Like any other food, protein is also converted to glucose at the end of the digestion process. When deficient in proteins, your body craves a quick fix and demands sugary foods to meet its requirements. These sugary foods are not very good for you and they can be addictive as well. Thus, maintaining a balanced diet with a good amount of protein is a must.

An array of menstrual problems can be avoided by improving your protein intake and keeping a list of PMS food. Including proteins from animal and plant-based sources in your diet can turn out to be a cure for delayed periods. Supplements for women in their 30s, vitamins for anemia, vitamins for women, and supplements for women's hormonal health can help solve many problems.
Is it okay to exercise during the period? The answer: indulging in workouts during your period is not harmful at all and can be beneficial.

Protein diet for women, and foods to eat during your period to make your meals protein-rich:

Protein from animal sources:

  1. Eggs: Extremely nutritious and low in calories, eggs are an excellent source of protein.
  2. Meat: Lean meat coming from poultry and red meat from cattle are both considered to be prime sources of protein. However, lean meat is considered healthier in the long run.
  3. Seafood: Fatty fish, crustaceans and mollusks are excellent sources of proteins from the sea. They are considered healthy and have plenty of health benefits along with proteins.
  4. Dairy products: Dairy products like milk, cheese, curd, etc. are essential sources of protein, calcium, and vitamin D.

Protein from plant sources:

  1. Soy protein: Soy protein includes protein obtained from soybeans. Soy milk, tofu, tempeh, miso, edamame, soy nuts, soy meat are all obtained from soybeans and are considered excellent sources of protein.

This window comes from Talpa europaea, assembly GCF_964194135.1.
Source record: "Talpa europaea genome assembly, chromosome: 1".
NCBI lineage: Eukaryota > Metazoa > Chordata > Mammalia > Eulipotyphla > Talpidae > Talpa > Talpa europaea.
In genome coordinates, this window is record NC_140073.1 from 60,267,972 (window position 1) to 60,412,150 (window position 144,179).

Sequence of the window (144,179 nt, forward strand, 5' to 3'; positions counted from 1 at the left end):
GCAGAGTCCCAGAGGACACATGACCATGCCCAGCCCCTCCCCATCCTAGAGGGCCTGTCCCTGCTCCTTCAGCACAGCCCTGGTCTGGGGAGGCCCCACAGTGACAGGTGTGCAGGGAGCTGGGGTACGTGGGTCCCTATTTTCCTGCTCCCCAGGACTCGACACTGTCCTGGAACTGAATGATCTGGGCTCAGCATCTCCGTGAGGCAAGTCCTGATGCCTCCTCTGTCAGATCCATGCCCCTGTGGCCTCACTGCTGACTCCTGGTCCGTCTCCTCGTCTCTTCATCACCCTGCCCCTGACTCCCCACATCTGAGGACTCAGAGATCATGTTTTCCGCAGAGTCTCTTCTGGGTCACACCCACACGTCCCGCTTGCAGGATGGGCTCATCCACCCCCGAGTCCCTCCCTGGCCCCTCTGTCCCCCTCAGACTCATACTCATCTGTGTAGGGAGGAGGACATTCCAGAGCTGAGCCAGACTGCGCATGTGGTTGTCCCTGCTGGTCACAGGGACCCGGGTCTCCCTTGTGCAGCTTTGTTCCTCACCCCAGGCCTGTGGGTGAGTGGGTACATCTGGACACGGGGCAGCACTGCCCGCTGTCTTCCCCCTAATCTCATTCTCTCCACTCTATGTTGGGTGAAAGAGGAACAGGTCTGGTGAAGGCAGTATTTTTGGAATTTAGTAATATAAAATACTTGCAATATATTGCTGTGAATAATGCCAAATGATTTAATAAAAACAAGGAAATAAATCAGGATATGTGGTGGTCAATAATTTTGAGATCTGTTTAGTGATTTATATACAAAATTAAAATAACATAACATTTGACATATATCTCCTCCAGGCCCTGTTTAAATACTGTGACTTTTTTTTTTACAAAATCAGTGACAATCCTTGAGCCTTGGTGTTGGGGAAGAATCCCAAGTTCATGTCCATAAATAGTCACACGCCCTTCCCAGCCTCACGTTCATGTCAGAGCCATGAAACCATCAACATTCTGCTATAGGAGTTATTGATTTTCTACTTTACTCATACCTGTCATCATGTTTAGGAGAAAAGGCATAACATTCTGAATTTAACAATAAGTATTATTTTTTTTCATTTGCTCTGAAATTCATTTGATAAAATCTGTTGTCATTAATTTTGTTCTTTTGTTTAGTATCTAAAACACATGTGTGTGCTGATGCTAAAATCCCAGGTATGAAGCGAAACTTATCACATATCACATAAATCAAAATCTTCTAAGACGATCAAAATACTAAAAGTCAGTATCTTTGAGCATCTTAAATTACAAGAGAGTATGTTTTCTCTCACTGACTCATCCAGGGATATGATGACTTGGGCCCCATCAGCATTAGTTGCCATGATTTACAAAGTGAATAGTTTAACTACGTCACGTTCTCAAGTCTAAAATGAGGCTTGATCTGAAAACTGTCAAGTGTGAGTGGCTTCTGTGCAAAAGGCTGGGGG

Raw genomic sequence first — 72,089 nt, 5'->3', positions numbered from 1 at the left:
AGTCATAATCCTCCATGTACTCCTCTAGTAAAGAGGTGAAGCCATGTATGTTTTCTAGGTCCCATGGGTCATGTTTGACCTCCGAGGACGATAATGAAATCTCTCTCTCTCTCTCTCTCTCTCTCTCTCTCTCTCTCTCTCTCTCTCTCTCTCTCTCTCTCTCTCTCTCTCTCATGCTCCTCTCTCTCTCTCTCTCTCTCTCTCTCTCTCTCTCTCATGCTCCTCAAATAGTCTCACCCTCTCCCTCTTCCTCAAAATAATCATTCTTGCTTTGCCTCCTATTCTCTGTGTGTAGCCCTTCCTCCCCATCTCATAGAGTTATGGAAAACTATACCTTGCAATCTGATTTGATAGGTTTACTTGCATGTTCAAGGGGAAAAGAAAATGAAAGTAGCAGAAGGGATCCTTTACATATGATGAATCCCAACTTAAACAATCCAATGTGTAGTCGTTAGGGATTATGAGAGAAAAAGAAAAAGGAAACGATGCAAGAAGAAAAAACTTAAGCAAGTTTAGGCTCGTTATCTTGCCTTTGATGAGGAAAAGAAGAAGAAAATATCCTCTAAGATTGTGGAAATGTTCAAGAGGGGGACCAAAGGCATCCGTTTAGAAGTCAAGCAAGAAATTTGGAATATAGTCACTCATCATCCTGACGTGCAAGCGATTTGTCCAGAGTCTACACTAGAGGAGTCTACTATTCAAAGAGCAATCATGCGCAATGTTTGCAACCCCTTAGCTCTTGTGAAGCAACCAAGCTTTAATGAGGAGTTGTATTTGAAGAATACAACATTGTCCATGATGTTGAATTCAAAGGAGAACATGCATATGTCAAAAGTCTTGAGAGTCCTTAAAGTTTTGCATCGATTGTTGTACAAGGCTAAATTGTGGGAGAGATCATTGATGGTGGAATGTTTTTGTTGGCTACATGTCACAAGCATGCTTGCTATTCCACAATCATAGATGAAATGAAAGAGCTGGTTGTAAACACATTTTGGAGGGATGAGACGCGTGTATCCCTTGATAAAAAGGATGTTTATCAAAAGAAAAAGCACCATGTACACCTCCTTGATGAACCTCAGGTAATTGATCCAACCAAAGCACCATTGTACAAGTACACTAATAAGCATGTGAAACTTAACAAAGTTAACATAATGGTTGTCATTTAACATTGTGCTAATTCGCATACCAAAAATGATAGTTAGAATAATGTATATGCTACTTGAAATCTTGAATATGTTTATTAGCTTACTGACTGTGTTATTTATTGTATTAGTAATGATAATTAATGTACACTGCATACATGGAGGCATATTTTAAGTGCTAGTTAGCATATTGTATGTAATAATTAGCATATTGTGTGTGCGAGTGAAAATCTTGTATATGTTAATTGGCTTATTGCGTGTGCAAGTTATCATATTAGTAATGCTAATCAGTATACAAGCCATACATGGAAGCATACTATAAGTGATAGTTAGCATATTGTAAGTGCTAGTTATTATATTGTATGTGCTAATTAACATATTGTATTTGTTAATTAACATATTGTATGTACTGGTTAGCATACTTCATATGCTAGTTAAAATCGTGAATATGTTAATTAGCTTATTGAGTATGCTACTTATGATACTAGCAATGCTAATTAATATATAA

2. Beans: Beans such as chickpeas, kidney beans, red beans, soybeans are packed with protein and are easy to include in your meals.
  3. Peas: Pea powder is derived from yellow and green peas and is often used in vegan cooking. They are often added to meals to increase protein content.
  4. Lentils: Split green gram, split red lentil, yellow pigeon pea, split Bengal gram are some lentils to name. Lentils are light and healthy sources of proteins.
  5. Nuts and seeds: Seeds like hemp seeds, pumpkin seeds, flaxseeds, sunflower seeds, and nuts like peanuts, almonds, pecans, and pistachio nuts are all packed with plant proteins and are great food to eat during periods. Snacking on these or adding them to meals is a great way to boost the protein content of your diet.

In addition to protein, the ingredients mentioned above are calcium and iron-rich foods. Including foods that contain iron vitamins or iron as a mineral can help enrich heme levels. Blood-increasing fruits like figs, apricots, apples can also help.


Nutrition is a very important aspect of health and the importance of it, particularly protein requirements, is even more significant during the menstrual cycle. There are huge benefits of eating protein and any imbalance can lead to adverse effects like muscle cramps, blood sugar fluctuations and intense fatigue.
Try out these protein sources in your diet and see the difference in your menstrual health. All in all, these healthy diet tips will not only make up for your protein requirements but will also help deal with any nutritional deficiency that may occur.

Have a healthy and peaceful period!

To know more about nutrition, click here.


Rama Manikumar

Rama is a nutritionist and a lifestyle consultant. Having worked in the health industry for more than 20 years, her expertise in health and well-being brings a fresh and healthy approach to everyday habits- food and lifestyle. She walks the talk and delivers excellent quality nutrition, and helps develop habits that peak health & Well- being. Rama Holds a Batchelorโ€™s degree in Biology; Extended/Specialized degree in Nutrition & Dietetics (Pennsylvania State Univ. USA).

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  2. Draper, C.F., Duisters, K., Weger, B. et al. Menstrual cycle rhythmicity: metabolic patterns in healthy women. Sci Rep 8, 14568 (2018)